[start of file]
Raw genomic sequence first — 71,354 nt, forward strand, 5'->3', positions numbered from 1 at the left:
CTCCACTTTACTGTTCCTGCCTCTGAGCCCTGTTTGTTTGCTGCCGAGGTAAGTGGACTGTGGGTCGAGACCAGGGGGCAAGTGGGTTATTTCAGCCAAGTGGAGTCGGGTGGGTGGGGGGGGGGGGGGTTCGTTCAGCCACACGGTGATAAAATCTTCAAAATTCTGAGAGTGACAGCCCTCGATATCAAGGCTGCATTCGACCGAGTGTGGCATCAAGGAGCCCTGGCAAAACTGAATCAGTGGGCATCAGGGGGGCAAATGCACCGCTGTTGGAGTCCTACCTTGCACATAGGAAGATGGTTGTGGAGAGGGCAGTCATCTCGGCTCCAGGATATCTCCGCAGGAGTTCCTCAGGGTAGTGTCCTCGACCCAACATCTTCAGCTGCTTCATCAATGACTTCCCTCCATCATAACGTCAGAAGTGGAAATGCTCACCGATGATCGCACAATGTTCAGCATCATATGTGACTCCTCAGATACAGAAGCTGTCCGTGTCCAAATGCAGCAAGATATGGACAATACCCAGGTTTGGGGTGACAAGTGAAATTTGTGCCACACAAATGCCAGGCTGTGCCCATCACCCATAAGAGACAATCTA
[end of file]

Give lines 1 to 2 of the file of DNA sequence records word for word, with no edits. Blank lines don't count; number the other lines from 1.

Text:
Raw genomic sequence first — 71,354 nt, forward strand, 5'->3', positions numbered from 1 at the left:
CTCCACTTTACTGTTCCTGCCTCTGAGCCCTGTTTGTTTGCTGCCGAGGTAAGTGGACTGTGGGTCGAGACCAGGGGGCAAGTGGGTTATTTCAGCCAAGTGGAGTCGGGTGGGTGGGGGGGGGGGGGGTTCGTTCAGCCACACGGTGATAAAATCTTCAAAATTCTGAGAGTGACAGCCCTCGATATCAAGGCTGCATTCGACCGAGTGTGGCATCAAGGAGCCCTGGCAAAACTGAATCAGTGGGCATCAGGGGGGCAAATGCACCGCTGTTGGAGTCCTACCTTGCACATAGGAAGATGGTTGTGGAGAGGGCAGTCATCTCGGCTCCAGGATATCTCCGCAGGAGTTCCTCAGGGTAGTGTCCTCGACCCAACATCTTCAGCTGCTTCATCAATGACTTCCCTCCATCATAACGTCAGAAGTGGAAATGCTCACCGATGATCGCACAATGTTCAGCATCATATGTGACTCCTCAGATACAGAAGCTGTCCGTGTCCAAATGCAGCAAGATATGGACAATACCCAGGTTTGGGGTGACAAGTGAAATTTGTGCCACACAAATGCCAGGCTGTGCCCATCACCCATAAGAGACAATCTA